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Jakarta says global crisis slowing growth

Business Times - 06 Oct 2008

(JAKARTA) Indonesia's government said the global credit crisis is slowing exports
and may affect gross domestic product growth in South-east Asia's biggest economy.

'The global liquidity squeeze may continue for the next six months to a year,'
Bank Indonesia governor Boediono said yesterday at a briefing in Jakarta. 'Bank
Indonesia and the government are increasing cooperation so we can limit the
impact.'

Financial turmoil may force Indonesia to revise its budget estimates for next
year, Finance Minister Sri Mulyani Indrawati said. Indonesian officials met
yesterday, after US lawmakers earlier approved a US$700 billion bank-rescue
package, to try to reduce the impact of the crisis and keep it from spreading in
the US$432 billion South-east Asian economy.

The government's message is 'we are monitoring the situation and will try to
minimize the impact,' said Sim Moh Siong, a strategist with Citigroup in
Singapore. 'One way to do that is to reduce excessive fluctuation in the rupiah
because if the rupiah depreciates it will scare investors away and fuel
inflation.'

The rupiah has dropped 2.3 per cent in the past three months on speculation
overseas investors will stay away from emerging market assets. The benchmark stock
index has declined 33 per cent this year. Markets have been closed since Sept 30
for a Muslim holiday and reopens today.

The central bank said it will buy the currency if needed to boost the measure.
Bank Indonesia has US$58.36 billion of reserves, which are sufficient to meet 4.6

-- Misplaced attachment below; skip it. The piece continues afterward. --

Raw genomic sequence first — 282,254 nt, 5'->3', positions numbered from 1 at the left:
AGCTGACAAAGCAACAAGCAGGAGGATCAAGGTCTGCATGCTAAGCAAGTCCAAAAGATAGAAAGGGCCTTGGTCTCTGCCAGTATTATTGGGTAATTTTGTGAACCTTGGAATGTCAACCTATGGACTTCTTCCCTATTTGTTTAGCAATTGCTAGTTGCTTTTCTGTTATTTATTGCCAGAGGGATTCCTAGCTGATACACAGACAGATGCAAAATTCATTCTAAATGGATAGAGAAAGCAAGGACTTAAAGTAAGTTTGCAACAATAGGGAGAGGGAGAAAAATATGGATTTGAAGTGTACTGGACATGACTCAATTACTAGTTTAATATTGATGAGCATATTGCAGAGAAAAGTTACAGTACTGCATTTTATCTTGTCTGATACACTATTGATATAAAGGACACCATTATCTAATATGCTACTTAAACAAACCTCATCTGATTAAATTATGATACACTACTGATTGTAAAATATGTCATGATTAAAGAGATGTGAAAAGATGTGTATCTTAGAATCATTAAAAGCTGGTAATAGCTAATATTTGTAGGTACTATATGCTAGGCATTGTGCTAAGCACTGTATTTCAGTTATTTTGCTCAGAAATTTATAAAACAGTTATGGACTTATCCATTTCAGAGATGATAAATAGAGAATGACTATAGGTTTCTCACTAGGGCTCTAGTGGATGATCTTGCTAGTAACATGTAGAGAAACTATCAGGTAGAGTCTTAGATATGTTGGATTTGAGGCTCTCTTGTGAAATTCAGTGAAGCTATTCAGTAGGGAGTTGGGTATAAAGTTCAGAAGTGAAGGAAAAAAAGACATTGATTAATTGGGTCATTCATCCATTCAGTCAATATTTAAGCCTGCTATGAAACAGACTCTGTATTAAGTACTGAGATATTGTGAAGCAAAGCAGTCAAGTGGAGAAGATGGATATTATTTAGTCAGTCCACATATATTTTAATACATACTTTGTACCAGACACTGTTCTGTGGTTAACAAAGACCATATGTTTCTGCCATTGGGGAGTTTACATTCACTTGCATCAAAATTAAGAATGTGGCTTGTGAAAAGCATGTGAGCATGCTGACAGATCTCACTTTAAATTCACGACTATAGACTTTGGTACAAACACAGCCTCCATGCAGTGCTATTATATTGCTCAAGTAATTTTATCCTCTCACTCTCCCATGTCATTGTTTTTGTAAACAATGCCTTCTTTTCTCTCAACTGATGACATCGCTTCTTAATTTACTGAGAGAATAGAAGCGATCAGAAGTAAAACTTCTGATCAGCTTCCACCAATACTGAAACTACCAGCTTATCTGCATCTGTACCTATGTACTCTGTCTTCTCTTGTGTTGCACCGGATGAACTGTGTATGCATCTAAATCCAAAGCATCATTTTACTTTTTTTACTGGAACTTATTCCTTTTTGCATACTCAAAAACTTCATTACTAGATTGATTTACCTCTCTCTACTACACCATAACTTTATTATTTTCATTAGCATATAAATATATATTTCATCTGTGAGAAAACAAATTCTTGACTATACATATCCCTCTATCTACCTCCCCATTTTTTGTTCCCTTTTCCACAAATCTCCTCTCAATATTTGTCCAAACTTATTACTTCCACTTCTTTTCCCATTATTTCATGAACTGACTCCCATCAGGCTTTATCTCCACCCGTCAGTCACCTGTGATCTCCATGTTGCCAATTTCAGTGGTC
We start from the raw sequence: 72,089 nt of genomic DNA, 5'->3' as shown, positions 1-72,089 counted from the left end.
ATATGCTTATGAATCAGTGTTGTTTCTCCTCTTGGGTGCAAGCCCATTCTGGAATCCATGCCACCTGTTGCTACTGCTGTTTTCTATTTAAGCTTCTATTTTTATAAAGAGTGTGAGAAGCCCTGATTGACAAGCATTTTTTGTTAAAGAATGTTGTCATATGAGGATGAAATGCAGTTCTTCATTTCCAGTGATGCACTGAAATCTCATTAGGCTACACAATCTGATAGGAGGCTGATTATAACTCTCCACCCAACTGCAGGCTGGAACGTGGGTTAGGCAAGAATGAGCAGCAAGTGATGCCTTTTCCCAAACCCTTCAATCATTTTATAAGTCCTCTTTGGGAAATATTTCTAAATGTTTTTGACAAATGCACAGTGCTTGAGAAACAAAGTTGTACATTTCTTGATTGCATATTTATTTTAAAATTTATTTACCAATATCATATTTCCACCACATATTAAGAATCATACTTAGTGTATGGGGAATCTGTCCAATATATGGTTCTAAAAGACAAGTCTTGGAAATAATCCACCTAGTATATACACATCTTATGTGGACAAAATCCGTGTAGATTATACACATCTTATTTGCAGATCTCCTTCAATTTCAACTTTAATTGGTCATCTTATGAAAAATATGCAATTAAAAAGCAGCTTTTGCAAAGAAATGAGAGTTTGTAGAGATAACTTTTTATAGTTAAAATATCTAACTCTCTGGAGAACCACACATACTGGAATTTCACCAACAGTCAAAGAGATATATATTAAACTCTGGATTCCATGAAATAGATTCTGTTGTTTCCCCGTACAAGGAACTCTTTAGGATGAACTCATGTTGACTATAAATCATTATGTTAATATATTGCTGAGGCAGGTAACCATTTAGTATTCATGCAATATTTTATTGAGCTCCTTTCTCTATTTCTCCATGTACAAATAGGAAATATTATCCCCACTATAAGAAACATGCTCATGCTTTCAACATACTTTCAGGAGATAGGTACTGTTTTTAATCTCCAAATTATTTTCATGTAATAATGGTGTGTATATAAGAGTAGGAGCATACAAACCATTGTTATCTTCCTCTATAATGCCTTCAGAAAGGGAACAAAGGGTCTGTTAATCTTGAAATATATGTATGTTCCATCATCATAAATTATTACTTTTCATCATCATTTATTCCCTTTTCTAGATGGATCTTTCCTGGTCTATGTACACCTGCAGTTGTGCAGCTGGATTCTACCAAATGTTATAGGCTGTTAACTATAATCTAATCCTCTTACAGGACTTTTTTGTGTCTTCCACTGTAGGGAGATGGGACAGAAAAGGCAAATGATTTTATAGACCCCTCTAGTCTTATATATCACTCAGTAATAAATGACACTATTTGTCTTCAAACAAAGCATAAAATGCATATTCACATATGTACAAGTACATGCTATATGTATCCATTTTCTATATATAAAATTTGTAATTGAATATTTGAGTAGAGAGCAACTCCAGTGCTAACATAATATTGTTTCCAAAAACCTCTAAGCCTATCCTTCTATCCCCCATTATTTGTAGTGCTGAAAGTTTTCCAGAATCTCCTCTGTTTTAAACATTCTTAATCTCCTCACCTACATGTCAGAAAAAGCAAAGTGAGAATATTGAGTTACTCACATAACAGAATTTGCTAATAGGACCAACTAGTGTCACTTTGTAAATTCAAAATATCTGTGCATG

months of imports, senior deputy governor Miranda Goeltom said.

Indonesia's economic growth unexpectedly accelerated 6.4 per cent in the second
quarter as rising prices and demand for coal, palm oil and rubber pushed exports
to a record.

The government foresees growth slowing to 6.2 per cent in 2008 from 6.3 per cent a
year earlier. The government expects its budget deficit will narrow to 1.3 per
cent of GDP this year, from an estimated 1.9 per cent, as spending was reduced.
That makes it 'less urgent,' for the state to sell more bonds this year, Ms Sri
Mulyani said.

Economic leaders across the world are trying to limit the spread of the fallout
from the US. A record number of home foreclosures in the US forced Lehman Brothers
into bankruptcy last month, while Fannie Mae, Freddie Mac and American
International Group were taken over by the government.

European leaders pledged to bail out their own nations' banks while stopping short
of a regional rescue effort to deal with the global credit crisis. -- Bloomberg

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